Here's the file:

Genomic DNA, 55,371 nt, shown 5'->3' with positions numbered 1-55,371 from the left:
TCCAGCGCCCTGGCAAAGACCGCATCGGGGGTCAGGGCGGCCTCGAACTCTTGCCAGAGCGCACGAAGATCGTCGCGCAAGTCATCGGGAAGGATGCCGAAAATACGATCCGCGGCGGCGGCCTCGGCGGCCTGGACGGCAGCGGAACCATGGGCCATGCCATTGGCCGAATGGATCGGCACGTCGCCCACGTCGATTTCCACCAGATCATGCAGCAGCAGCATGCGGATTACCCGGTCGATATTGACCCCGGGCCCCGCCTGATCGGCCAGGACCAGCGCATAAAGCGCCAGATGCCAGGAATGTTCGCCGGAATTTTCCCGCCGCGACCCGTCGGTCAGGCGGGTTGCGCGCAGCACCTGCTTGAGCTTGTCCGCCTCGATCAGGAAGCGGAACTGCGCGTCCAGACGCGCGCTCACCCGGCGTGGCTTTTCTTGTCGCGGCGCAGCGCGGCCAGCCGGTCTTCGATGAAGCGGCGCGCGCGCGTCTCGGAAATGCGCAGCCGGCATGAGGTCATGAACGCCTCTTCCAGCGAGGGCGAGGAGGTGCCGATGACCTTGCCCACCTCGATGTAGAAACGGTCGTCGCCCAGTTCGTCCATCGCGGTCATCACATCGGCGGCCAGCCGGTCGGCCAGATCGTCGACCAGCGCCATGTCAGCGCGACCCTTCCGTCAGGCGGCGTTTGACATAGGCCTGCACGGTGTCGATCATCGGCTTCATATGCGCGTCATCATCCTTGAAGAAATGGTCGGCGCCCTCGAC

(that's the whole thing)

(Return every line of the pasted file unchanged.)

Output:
Genomic DNA, 55,371 nt, shown 5'->3' with positions numbered 1-55,371 from the left:
TCCAGCGCCCTGGCAAAGACCGCATCGGGGGTCAGGGCGGCCTCGAACTCTTGCCAGAGCGCACGAAGATCGTCGCGCAAGTCATCGGGAAGGATGCCGAAAATACGATCCGCGGCGGCGGCCTCGGCGGCCTGGACGGCAGCGGAACCATGGGCCATGCCATTGGCCGAATGGATCGGCACGTCGCCCACGTCGATTTCCACCAGATCATGCAGCAGCAGCATGCGGATTACCCGGTCGATATTGACCCCGGGCCCCGCCTGATCGGCCAGGACCAGCGCATAAAGCGCCAGATGCCAGGAATGTTCGCCGGAATTTTCCCGCCGCGACCCGTCGGTCAGGCGGGTTGCGCGCAGCACCTGCTTGAGCTTGTCCGCCTCGATCAGGAAGCGGAACTGCGCGTCCAGACGCGCGCTCACCCGGCGTGGCTTTTCTTGTCGCGGCGCAGCGCGGCCAGCCGGTCTTCGATGAAGCGGCGCGCGCGCGTCTCGGAAATGCGCAGCCGGCATGAGGTCATGAACGCCTCTTCCAGCGAGGGCGAGGAGGTGCCGATGACCTTGCCCACCTCGATGTAGAAACGGTCGTCGCCCAGTTCGTCCATCGCGGTCATCACATCGGCGGCCAGCCGGTCGGCCAGATCGTCGACCAGCGCCATGTCAGCGCGACCCTTCCGTCAGGCGGCGTTTGACATAGGCCTGCACGGTGTCGATCATCGGCTTCATATGCGCGTCATCATCCTTGAAGAAATGGTCGGCGCCCTCGAC